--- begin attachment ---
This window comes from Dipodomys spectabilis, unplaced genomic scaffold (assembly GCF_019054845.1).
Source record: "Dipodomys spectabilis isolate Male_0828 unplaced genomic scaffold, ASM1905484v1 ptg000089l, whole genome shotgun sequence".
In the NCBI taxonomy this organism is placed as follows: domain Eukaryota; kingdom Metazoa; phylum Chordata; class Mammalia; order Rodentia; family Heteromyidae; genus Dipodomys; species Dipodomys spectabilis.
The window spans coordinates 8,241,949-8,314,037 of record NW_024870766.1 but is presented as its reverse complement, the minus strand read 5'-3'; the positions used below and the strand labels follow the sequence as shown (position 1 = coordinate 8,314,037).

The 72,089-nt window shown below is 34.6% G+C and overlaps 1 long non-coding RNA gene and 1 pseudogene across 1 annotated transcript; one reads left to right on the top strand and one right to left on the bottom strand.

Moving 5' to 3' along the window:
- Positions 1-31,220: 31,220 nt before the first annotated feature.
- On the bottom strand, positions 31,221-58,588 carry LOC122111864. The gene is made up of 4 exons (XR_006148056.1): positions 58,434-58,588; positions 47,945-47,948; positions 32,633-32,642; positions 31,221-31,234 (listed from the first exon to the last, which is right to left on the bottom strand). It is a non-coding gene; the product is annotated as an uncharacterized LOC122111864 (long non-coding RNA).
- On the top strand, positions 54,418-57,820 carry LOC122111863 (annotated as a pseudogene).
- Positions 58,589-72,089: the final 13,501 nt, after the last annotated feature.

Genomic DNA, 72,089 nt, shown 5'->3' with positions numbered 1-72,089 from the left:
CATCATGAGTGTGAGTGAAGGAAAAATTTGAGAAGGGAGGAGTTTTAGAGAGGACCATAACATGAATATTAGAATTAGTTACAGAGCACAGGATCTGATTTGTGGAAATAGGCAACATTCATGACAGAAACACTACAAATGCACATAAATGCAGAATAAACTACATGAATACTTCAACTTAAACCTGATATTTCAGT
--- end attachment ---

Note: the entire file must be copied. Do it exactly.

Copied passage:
This window comes from Dipodomys spectabilis, unplaced genomic scaffold (assembly GCF_019054845.1).
Source record: "Dipodomys spectabilis isolate Male_0828 unplaced genomic scaffold, ASM1905484v1 ptg000089l, whole genome shotgun sequence".
In the NCBI taxonomy this organism is placed as follows: domain Eukaryota; kingdom Metazoa; phylum Chordata; class Mammalia; order Rodentia; family Heteromyidae; genus Dipodomys; species Dipodomys spectabilis.
The window spans coordinates 8,241,949-8,314,037 of record NW_024870766.1 but is presented as its reverse complement, the minus strand read 5'-3'; the positions used below and the strand labels follow the sequence as shown (position 1 = coordinate 8,314,037).

The 72,089-nt window shown below is 34.6% G+C and overlaps 1 long non-coding RNA gene and 1 pseudogene across 1 annotated transcript; one reads left to right on the top strand and one right to left on the bottom strand.

Moving 5' to 3' along the window:
- Positions 1-31,220: 31,220 nt before the first annotated feature.
- On the bottom strand, positions 31,221-58,588 carry LOC122111864. The gene is made up of 4 exons (XR_006148056.1): positions 58,434-58,588; positions 47,945-47,948; positions 32,633-32,642; positions 31,221-31,234 (listed from the first exon to the last, which is right to left on the bottom strand). It is a non-coding gene; the product is annotated as an uncharacterized LOC122111864 (long non-coding RNA).
- On the top strand, positions 54,418-57,820 carry LOC122111863 (annotated as a pseudogene).
- Positions 58,589-72,089: the final 13,501 nt, after the last annotated feature.

Genomic DNA, 72,089 nt, shown 5'->3' with positions numbered 1-72,089 from the left:
CATCATGAGTGTGAGTGAAGGAAAAATTTGAGAAGGGAGGAGTTTTAGAGAGGACCATAACATGAATATTAGAATTAGTTACAGAGCACAGGATCTGATTTGTGGAAATAGGCAACATTCATGACAGAAACACTACAAATGCACATAAATGCAGAATAAACTACATGAATACTTCAACTTAAACCTGATATTTCAGT